EU diplomats are said to have privately warned the UK not to withdraw from the international human rights agreements, such as the ECHR and the UN Refugee convention.
The UK is currently weighing up plans to backtrack on the agreements, in order to get the Rwanda migrant plan off the ground.
Immigration Minister Robert Jenrick, former Home Secretary Suella Braverman and a significant number of backbenchers on the right of the party are pressing the Government to withdraw from the agreements.
But Home Secretary James Cleverly and Foreign Secretary David Cameron, who both came to post after Braverman was sacked, are more reluctant to do so, partly due to concerns over how it might impact the UK’s international relations.
WATCH: James Cleverly says nothing in Rwanda ruling dims party’s commitment to the plan
Sources told Bloomberg that EU officials, along with some member states, have raised concerns over the move with their British counterparts.
The message is said to have been sent from the EU to the UK repeatedly, and at multiple levels.
Earlier this month, the Supreme Court ruled that the plan to send migrants to Rwanda is unlawful.
All five justices unanimously agreed with the Court of Appeal’s conclusion that the Rwanda policy was unlawful.
Delivering his judgement, Lord Reed noted that “the court of appeal was right to overturn the high court’s decision and to consider the evidence again for itself”.
He cited concerns about “media and political freedom”, the country’s “poor human rights record” and a “misunderstanding of its obligations under the Refugee Convention”.
Speaking after the ruling, the Prime Minister said the Government will “carefully review” the judgement and make plans for “next steps”.
Cleverly has indicated reluctance after he urged people not to “fixate” on the plans.
He also said that leaving the European Convention on Human Rights would undermine attempts to stop the boats.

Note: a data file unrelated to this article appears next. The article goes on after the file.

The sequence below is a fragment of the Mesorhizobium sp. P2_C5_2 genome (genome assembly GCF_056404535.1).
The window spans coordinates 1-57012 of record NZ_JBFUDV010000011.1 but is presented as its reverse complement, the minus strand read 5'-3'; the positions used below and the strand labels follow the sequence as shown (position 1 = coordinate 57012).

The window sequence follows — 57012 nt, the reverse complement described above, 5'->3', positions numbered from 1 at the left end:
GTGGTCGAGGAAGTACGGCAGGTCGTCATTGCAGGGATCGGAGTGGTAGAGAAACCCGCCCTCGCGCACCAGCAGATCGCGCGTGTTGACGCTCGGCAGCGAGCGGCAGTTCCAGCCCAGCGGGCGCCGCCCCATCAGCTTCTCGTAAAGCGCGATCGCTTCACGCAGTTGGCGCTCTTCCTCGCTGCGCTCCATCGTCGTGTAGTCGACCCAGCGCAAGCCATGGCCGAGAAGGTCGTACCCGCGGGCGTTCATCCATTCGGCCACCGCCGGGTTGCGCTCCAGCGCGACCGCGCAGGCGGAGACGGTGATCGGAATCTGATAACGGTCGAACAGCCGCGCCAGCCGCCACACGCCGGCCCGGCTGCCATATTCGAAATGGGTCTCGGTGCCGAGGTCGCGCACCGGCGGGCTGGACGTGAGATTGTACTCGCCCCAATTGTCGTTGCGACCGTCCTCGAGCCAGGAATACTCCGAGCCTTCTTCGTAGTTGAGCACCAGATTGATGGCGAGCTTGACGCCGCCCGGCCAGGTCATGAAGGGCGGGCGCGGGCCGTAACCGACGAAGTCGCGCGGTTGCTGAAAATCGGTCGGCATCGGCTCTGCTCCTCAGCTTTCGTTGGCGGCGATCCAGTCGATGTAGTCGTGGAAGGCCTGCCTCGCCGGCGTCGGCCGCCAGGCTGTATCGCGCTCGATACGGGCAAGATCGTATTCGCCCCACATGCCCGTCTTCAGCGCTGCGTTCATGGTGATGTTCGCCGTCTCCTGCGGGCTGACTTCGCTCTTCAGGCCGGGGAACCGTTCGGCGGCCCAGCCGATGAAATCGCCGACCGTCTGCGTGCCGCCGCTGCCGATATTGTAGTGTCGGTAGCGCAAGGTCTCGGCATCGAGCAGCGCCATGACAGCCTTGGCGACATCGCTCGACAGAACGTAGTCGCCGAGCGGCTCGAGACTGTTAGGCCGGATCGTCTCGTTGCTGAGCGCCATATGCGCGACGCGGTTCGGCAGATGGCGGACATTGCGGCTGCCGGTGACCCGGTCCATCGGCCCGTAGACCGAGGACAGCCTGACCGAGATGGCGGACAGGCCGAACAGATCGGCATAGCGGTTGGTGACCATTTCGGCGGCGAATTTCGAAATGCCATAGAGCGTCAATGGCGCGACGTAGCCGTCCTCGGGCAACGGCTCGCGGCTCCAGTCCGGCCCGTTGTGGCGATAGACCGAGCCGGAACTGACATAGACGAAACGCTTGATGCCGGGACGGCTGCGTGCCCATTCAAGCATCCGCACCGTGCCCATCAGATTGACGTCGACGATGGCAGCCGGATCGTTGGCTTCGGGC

The Government is expected to unveil fresh plans to tackle legal migration and to get the Rwanda scheme off the ground in the coming weeks.
Speaking after the Rwanda verdict, Sunak said he will “not allow a foreign court to block these flights”.
The PM said: “We must be honest about the fact that even once Parliament has changed the law here at home, we could still face challenges from the European Court of Human Rights in Strasbourg.
“I told Parliament earlier today that I’m prepared to change our laws and revisit those international relationships to remove the obstacles in our way.
Speaking after the Rwanda verdict, Sunak said he will “not allow a foreign court to block these flights”
“So let me tell everybody now, I will not allow a foreign court to block these flights.
“If the Strasbourg court chooses to intervene against the expressed wishes of Parliament, I am prepared to do what is necessary to get flights off. I will not take the easy way out.
“Because I fundamentally do not believe that anyone thinks the founding aims of the European Convention on Human Rights was to stop a sovereign Parliament removing illegal migrants to a country deemed to be safe in parliamentary statute and binding international law.”
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